After his mother’s attempt to turn over the clothes, Johnny was furious.
“He wouldn’t talk to me at all about it,’’ she said. “He wouldn’t tell me what was happening.’’
Desperate, she tried to have him recommitted to DYS, but he was now 18 and they could not hold him. The hospitals gave her the same response.
A police officer she knew suggested a last-ditch strategy: Get a restraining order against Johnny, then accuse him of violating it so he would be incarcerated. At the very least, it would keep him off the streets for a little while, the officer told her.
But that would give him an adult criminal record, and Shondell worried Johnny would blame her if he was unable to get a job later. She rebuffed the officer’s advice, a decision she still regrets.
“I wish to hell I would have’’ filed the restraining order, Davis said. “I wish I would have lied on my own son so I could be visiting him in some institution.’’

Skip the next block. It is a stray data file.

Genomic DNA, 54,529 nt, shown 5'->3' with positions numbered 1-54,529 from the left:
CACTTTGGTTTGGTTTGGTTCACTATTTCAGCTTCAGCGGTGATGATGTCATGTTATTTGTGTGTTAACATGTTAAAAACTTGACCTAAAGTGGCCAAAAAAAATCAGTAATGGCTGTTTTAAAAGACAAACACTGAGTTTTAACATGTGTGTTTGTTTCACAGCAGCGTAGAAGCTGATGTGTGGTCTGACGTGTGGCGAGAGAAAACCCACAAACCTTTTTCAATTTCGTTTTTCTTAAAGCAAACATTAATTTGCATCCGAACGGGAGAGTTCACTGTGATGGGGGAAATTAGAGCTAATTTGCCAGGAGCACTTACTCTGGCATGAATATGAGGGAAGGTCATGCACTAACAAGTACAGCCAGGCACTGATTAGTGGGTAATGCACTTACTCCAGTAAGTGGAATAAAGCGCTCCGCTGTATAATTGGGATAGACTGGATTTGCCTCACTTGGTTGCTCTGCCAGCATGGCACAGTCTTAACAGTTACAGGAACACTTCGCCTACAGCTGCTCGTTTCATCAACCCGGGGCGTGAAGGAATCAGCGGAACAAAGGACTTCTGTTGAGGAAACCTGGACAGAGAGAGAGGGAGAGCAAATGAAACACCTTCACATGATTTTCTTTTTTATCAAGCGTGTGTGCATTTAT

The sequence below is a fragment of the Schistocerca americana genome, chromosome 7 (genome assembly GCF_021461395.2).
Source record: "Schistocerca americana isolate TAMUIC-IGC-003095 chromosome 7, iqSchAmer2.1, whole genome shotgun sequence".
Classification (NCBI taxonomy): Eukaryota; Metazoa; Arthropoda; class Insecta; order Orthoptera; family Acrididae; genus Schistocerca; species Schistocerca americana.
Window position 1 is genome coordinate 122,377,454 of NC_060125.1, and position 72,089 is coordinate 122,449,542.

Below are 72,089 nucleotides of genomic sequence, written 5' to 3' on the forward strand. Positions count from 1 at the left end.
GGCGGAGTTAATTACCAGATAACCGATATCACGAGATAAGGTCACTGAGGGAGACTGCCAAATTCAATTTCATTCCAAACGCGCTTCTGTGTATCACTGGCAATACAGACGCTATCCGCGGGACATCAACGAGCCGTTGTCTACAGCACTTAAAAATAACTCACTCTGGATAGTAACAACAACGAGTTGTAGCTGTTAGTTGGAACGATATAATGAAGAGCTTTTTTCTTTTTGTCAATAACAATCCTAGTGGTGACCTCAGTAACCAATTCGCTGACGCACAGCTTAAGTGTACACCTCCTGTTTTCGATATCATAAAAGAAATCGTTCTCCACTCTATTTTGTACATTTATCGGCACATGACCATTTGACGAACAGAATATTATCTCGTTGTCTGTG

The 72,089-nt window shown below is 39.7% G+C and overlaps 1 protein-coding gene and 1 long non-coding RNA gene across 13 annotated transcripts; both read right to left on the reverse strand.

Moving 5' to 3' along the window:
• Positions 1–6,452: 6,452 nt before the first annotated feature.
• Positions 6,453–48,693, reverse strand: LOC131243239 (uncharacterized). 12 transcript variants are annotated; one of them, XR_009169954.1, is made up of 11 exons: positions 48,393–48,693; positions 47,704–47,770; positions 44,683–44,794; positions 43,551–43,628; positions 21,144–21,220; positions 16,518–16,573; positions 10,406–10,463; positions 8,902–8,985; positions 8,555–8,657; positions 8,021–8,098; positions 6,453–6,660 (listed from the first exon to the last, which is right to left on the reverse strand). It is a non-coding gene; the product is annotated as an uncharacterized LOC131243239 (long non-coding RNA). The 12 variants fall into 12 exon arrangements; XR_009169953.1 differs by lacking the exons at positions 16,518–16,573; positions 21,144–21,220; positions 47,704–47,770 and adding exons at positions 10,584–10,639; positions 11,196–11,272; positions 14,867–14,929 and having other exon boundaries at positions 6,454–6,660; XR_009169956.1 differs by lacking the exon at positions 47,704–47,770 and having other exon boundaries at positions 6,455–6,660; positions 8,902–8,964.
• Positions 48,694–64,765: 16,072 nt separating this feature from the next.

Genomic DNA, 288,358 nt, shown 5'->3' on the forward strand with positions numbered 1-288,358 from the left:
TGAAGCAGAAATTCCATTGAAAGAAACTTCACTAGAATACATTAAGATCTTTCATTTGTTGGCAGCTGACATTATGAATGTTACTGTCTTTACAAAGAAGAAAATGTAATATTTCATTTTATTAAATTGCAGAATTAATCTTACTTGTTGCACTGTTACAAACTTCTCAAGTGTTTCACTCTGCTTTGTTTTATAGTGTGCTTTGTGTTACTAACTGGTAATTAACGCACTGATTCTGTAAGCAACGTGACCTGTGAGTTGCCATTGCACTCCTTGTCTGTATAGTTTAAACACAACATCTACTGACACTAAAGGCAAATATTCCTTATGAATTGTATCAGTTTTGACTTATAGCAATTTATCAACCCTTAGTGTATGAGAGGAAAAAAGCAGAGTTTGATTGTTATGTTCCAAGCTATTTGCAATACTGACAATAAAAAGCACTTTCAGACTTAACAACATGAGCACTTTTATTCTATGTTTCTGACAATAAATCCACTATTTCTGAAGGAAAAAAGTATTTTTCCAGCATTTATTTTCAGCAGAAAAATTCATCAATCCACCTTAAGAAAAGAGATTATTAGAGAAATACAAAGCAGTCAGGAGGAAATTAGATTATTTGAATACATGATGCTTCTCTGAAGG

She began collecting the letters almost immediately after the funeral. Some people, like one of the officers she tried to give the bag of evidence to, have refused, she said. Others, including a Roxbury patrolman who has known her for decades, have written letters detailing the treatment she tried to seek for Johnny and praising her for doing what she could.
But she is still riddled with self-doubt. Although three of her children are doing well, raising families or going to college, another son is in jail and her baby, 7-year-old Josephina, is struggling to cope.
The child has night terrors and hates to sleep alone. Like her brother after his father’s death, Josephina won’t talk about Johnny. Her behavior is so much like Johnny’s was when he was a child, and it terrifies Shondell.
“Am I going to lose her, too?’’ she asked. “Is it me? Am I not doing a good enough job?’’